Opinion

Why the BJP is vulnerable in 2019

Rajkamal Rao | Updated on December 25, 2018

Modi magic Will it hold?   -  THE HINDU

To win a second term in office, Prime Minister Narendra Modi has to focus on the right governance model

When candidate Narendra Modi ran in 2014, he promised that when it came to development, he would replicate the Gujarat model of governance to the rest of India. Most voters saw this to mean public-private partnerships (Kutch Railway); FDI (Ford’s Sanand plant); or innovative solutions (Narmada canal solar panels).

In four years at the national level, Modi has indeed replicated some of these ideas, such as a pact with France to develop solar farms over rural India. His political capital is so vast that voters consistently overlook his decisions, even if ideated or implemented poorly because he has the nation’s best interests at heart. So why is his BJP in such political trouble, just having lost the heart of the Hindi belt to an opposition?

One answer is that Modi misread his overwhelming 2014 mandate. Rather than create a strong India which thrives on a robust private economy, where the government is an umpire, he injected the government into everything. Governance, to Modi, means efficiency of outcomes even if the outcome itself is suboptimal.

Modi’s accumulation of power has come at the expense of States who have been robbed of their abilities to be “Laboratories of democracy”. During the last 25 years, it is from these labs that came out innovative policies which differentiated one State from the other. West Bengal and Kerala historically spent more money per capita on education than Madhya Pradesh or Rajasthan. This was what catapulted India to the global stage when IT companies descended on Bengaluru and Hyderabad, but manufacturing companies arrived in Chennai, Surat, and Pune.

States could do this because they controlled State-specific taxes which directly fed State coffers. Today the new GST regime — while certainly more efficient than the old regime — subsumes all State taxes into one tax and centralises all indirect taxing power into New Delhi. For a person who ran against the very idea of Aadhaar during the elections, presumably because its reach was too broad and invasive, Modi has embraced Aadhaar even more wholeheartedly than its original promoters. In aggressively prosecuting his case for demonetisation, Modi appears to have forgotten his roots as a chai seller. The informal economy where cash — even if ill-gotten — is king was what drove India’s economy since the Manmohan Singh-led privatisation programs of the early 1990s. It was during this time that the economy approximated to as close of a laissez-faire model as ever, with all of its imperfections.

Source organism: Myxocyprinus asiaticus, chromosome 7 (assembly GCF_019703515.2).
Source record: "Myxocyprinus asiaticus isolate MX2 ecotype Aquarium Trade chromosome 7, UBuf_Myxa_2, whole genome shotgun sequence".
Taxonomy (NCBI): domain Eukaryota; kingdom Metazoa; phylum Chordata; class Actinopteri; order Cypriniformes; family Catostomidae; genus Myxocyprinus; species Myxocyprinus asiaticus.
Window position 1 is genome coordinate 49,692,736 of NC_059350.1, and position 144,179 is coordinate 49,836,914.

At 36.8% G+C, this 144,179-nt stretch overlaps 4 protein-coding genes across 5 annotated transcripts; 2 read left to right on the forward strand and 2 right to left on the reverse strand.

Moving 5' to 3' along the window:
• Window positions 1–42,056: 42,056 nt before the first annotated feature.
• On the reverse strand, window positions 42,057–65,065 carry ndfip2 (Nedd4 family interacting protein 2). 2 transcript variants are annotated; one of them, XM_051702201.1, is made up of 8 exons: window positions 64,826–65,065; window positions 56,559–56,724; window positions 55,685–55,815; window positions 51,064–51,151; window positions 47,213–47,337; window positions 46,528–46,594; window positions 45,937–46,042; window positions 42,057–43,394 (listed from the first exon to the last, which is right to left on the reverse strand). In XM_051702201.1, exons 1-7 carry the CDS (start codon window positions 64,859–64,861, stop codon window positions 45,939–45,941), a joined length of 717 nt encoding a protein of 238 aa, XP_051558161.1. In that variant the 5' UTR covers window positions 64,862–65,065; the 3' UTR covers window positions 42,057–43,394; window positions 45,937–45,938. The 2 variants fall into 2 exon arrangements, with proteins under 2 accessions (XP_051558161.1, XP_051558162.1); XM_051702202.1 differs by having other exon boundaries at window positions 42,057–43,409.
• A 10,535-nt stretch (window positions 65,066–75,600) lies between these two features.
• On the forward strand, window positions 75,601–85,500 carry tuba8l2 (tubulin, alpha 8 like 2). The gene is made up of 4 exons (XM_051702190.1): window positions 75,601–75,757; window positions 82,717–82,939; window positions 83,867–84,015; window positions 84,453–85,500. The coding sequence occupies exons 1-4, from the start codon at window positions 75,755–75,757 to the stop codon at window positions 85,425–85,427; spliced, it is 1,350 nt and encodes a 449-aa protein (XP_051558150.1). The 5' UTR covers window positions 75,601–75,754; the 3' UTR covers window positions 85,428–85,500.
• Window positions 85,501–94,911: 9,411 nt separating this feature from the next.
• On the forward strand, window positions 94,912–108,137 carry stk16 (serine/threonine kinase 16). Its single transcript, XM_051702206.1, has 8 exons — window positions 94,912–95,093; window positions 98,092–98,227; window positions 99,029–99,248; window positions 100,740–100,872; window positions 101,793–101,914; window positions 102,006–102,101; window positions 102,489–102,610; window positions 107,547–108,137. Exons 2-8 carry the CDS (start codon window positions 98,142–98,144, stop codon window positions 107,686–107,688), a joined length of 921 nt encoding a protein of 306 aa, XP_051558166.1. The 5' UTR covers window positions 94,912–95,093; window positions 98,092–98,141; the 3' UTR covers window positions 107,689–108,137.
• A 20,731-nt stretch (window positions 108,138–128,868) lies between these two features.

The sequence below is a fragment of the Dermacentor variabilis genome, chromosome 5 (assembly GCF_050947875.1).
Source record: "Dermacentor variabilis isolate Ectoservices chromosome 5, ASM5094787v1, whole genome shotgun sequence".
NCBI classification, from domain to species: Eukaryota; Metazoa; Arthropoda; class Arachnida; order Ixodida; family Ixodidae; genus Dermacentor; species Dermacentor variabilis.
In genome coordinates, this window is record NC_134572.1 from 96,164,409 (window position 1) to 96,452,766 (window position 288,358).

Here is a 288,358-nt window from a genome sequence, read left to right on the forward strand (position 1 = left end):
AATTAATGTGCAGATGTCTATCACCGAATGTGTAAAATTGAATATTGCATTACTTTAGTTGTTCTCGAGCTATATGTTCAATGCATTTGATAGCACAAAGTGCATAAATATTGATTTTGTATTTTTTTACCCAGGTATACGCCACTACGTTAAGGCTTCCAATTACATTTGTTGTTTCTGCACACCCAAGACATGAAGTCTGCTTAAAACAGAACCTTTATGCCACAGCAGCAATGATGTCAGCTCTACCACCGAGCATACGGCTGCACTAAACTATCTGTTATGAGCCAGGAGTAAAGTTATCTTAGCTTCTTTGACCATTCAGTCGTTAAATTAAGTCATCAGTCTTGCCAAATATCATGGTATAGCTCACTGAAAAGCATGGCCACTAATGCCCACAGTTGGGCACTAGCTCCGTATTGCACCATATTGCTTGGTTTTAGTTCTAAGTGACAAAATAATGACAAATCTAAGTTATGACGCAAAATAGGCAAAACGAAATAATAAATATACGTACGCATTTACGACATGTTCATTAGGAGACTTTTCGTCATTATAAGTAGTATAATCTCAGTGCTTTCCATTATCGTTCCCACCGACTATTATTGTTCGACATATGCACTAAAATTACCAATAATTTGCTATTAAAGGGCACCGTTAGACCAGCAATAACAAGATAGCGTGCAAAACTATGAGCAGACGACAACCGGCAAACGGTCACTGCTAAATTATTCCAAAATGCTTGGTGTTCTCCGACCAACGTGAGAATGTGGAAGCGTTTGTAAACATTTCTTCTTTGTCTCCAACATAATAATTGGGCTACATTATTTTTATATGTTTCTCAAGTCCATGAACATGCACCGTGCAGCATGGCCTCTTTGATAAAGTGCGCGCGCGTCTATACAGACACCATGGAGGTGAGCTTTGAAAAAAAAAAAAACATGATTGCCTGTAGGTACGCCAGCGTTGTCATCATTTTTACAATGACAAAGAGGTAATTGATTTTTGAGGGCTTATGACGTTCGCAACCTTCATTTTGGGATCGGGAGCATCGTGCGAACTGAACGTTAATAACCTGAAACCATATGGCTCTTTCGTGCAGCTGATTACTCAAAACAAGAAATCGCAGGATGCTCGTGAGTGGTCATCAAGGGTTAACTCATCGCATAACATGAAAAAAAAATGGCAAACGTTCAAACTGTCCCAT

Centralising power

But the Modi vision changed it all. All power now emanates from New Delhi, because the Centre knows best. Each Modi idea is rooted in some transformative, utopian goal — a clean India; a corruption-free India; a digital India; an India which takes care of the teeming masses — with which no reasonable person can have an argument about.

To implement his ideas, Modi has asserted the use of central power, building it through courts if he must. In this model, the government is extremely aggressive in collecting revenues because it alone is the arbiter to spend it wisely on development. His model aligns much with the structure of the central EU authority in Brussels. The problem is that the EU has had a terrible track record of growth, employment mobility and solvency during the last 20 years, socialising outcomes and depending heavily on just a few countries to keep the union afloat.

Today, India is struggling with under-capitalised banks requiring massive infusions of taxpayer money. Bad loans to big business are crippling growth. The common person is forced to comply with every government diktat while the big guy escapes scot free.

Modi would do well to discard the failed European model and embrace the American model of free enterprise and minimalist government intervention.

India needs Modi, his integrity, charisma, work ethic and passion for one more term but to implement the right governing model, not a failing one. If Modi accepts this and campaigns as such, he could well return to power. Otherwise, all bets are off.

The writer is Managing Director, Rao Advisors LLC, US

Published on December 25, 2018

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